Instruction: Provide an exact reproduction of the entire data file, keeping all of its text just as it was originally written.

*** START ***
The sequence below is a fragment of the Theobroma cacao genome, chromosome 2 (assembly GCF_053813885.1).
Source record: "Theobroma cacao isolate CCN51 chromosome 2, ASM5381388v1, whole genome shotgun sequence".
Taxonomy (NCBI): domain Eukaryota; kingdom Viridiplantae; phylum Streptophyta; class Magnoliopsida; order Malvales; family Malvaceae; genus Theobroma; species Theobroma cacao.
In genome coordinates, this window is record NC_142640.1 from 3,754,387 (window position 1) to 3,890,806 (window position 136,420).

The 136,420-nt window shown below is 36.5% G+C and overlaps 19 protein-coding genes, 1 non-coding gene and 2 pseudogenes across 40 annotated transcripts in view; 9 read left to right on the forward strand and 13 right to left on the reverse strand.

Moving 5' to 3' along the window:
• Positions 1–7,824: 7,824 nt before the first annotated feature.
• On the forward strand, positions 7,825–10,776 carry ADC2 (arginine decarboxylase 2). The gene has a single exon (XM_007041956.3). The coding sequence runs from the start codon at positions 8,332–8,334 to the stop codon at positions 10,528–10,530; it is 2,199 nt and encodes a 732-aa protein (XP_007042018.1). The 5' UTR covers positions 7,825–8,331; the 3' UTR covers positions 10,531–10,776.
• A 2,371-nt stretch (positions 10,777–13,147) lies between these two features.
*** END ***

The sequence below is a fragment of the Theobroma cacao genome, chromosome 2 (assembly GCF_053813885.1).
Source record: "Theobroma cacao isolate CCN51 chromosome 2, ASM5381388v1, whole genome shotgun sequence".
Taxonomy (NCBI): domain Eukaryota; kingdom Viridiplantae; phylum Streptophyta; class Magnoliopsida; order Malvales; family Malvaceae; genus Theobroma; species Theobroma cacao.
In genome coordinates, this window is record NC_142640.1 from 3,754,387 (window position 1) to 3,890,806 (window position 136,420).

The 136,420-nt window shown below is 36.5% G+C and overlaps 19 protein-coding genes, 1 non-coding gene and 2 pseudogenes across 40 annotated transcripts in view; 9 read left to right on the forward strand and 13 right to left on the reverse strand.

Moving 5' to 3' along the window:
• Positions 1–7,824: 7,824 nt before the first annotated feature.
• On the forward strand, positions 7,825–10,776 carry ADC2 (arginine decarboxylase 2). The gene has a single exon (XM_007041956.3). The coding sequence runs from the start codon at positions 8,332–8,334 to the stop codon at positions 10,528–10,530; it is 2,199 nt and encodes a 732-aa protein (XP_007042018.1). The 5' UTR covers positions 7,825–8,331; the 3' UTR covers positions 10,531–10,776.
• A 2,371-nt stretch (positions 10,777–13,147) lies between these two features.